Weekly photo challenge: Future tense

Found hiding behind the cutting board, this garlic clove’s growth spurt ensures its future will be in the kitchen garden and not in the paella.

Garlic clove does not wait for a future in the pot.
Garlic clove does not wait for a future in the pot.

And others look into the future and see …

 

 

 

And of course, this week’s challenge homepage:

Flower power

Street food in Chengdu. [more of my cousin’s vacation photography.]

Flowers don’t seem to show up much in American cooking, except as a table decoration. However, there’s a world of foods featuring flowers — hibiscus or chrysanthemum teas, fried zucchini blossoms, saffron in all sorts of savories and sweets, candied violets* in pastries and rose petals and flavorings in a range of dishes. An interesting link about edible flowers: http://whatscookingamerica.net/EdibleFlowers/EdibleFlowersMain.htm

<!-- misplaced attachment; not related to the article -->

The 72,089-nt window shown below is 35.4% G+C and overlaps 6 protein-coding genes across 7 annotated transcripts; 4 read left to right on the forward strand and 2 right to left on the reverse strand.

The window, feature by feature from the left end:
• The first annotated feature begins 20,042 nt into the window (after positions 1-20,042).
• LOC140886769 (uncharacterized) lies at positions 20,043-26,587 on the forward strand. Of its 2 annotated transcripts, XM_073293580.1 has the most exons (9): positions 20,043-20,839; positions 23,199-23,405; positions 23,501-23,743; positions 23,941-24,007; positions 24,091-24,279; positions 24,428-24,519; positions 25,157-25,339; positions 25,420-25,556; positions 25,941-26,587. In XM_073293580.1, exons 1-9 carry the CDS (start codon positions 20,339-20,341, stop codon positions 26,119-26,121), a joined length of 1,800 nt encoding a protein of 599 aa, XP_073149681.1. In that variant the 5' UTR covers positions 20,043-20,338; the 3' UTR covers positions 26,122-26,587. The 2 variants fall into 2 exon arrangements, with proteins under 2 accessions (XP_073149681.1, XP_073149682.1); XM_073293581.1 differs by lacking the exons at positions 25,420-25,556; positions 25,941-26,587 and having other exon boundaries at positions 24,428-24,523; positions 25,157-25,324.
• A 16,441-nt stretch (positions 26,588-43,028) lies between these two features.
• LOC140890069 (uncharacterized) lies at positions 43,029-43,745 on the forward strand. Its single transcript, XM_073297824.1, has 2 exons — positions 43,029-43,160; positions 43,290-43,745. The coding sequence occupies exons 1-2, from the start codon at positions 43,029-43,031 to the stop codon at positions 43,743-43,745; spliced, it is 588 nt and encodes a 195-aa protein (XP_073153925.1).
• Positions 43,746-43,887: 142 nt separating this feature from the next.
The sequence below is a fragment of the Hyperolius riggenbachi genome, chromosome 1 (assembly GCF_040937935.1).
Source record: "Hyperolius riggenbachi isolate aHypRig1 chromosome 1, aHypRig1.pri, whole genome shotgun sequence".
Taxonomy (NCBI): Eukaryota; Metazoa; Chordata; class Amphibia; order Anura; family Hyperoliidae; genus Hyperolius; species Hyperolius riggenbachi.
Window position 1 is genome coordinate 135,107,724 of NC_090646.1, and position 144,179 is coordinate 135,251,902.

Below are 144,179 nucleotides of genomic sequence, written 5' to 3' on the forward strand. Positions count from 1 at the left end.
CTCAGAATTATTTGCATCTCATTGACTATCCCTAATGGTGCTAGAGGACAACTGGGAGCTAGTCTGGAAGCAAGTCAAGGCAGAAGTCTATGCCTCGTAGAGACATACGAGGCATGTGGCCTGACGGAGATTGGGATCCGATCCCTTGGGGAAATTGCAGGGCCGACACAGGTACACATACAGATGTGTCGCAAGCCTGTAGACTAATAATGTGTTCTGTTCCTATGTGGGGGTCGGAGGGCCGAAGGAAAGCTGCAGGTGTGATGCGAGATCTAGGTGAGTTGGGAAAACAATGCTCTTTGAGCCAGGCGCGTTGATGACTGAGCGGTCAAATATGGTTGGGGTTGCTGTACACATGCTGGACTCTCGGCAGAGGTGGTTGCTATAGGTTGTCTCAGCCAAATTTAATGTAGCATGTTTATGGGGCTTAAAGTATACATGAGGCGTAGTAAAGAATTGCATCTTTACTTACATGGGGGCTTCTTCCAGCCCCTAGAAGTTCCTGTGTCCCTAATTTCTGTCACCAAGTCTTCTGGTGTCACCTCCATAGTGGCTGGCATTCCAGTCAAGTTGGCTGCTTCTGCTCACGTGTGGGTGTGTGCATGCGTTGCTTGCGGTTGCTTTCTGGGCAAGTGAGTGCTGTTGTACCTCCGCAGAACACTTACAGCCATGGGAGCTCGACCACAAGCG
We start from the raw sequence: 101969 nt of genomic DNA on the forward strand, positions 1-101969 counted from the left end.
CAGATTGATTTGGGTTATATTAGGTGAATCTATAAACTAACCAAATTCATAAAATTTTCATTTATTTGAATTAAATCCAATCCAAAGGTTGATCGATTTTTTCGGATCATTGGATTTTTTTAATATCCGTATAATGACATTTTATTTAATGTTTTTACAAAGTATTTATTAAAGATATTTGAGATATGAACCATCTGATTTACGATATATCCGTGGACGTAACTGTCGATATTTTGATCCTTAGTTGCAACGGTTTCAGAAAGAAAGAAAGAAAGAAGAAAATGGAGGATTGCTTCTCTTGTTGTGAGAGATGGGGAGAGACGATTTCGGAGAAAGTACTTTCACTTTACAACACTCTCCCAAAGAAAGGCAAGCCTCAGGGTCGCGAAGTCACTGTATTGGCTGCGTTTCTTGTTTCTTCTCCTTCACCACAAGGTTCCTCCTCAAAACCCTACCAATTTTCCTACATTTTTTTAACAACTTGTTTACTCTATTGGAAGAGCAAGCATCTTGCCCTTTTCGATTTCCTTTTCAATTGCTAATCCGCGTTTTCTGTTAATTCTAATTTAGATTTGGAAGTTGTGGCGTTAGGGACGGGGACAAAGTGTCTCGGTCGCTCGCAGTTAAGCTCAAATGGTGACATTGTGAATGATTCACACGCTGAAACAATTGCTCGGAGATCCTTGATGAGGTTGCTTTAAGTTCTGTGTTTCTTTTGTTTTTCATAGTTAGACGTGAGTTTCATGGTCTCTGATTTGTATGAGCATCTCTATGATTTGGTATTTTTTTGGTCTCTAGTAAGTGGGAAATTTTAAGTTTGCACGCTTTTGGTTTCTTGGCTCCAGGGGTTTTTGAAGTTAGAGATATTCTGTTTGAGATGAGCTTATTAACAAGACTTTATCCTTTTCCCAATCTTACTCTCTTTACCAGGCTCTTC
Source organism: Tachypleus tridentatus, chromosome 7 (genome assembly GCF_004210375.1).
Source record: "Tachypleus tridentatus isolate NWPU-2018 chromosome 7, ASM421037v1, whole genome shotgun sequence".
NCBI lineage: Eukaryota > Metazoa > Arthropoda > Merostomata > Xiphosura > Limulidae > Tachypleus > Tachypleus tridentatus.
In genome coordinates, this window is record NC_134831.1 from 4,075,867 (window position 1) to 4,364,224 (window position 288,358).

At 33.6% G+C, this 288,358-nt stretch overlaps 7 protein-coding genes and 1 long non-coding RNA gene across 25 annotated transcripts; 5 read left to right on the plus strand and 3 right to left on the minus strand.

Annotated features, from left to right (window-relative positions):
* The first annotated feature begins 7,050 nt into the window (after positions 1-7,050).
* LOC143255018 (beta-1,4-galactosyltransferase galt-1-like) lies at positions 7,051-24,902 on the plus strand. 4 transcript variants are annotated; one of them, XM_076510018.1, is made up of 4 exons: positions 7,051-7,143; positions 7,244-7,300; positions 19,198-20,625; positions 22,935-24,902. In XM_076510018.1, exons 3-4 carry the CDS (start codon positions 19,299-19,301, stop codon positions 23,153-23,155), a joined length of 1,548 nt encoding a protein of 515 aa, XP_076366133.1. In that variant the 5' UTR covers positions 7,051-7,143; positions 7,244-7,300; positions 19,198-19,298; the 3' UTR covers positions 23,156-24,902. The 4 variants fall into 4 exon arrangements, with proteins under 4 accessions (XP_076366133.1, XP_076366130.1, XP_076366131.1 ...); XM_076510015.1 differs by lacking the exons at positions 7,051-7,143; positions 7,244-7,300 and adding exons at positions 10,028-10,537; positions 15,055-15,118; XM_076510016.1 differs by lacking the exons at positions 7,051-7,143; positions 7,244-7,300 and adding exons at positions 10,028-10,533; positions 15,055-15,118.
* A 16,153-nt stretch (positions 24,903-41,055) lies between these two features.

*Though some may remember Choward’s violet mints and scented gum.

Alien produce

Plenty of things grow in winter in Arkansas, including these sunchoke tubers. Inflicted Given as a gift from a friend, these natives can run wild quickly. In summer, they produce cheery yellow flowers, a lovely contrast to the blue sky.

The tubers are edible, however, finding a good recipe for them has proven elusive. This same friend has boiled, baked, dehydrated, mashed and au gratin-ed them. (mind you, this friend can make acorns and chickweed taste great.)  Still, the tubers defy, um, conventional tastes. Maybe this should be an Iron Chef secret ingredient.

Sunchoke tubers
Sunchoke tubers awaiting a bath and a peeling.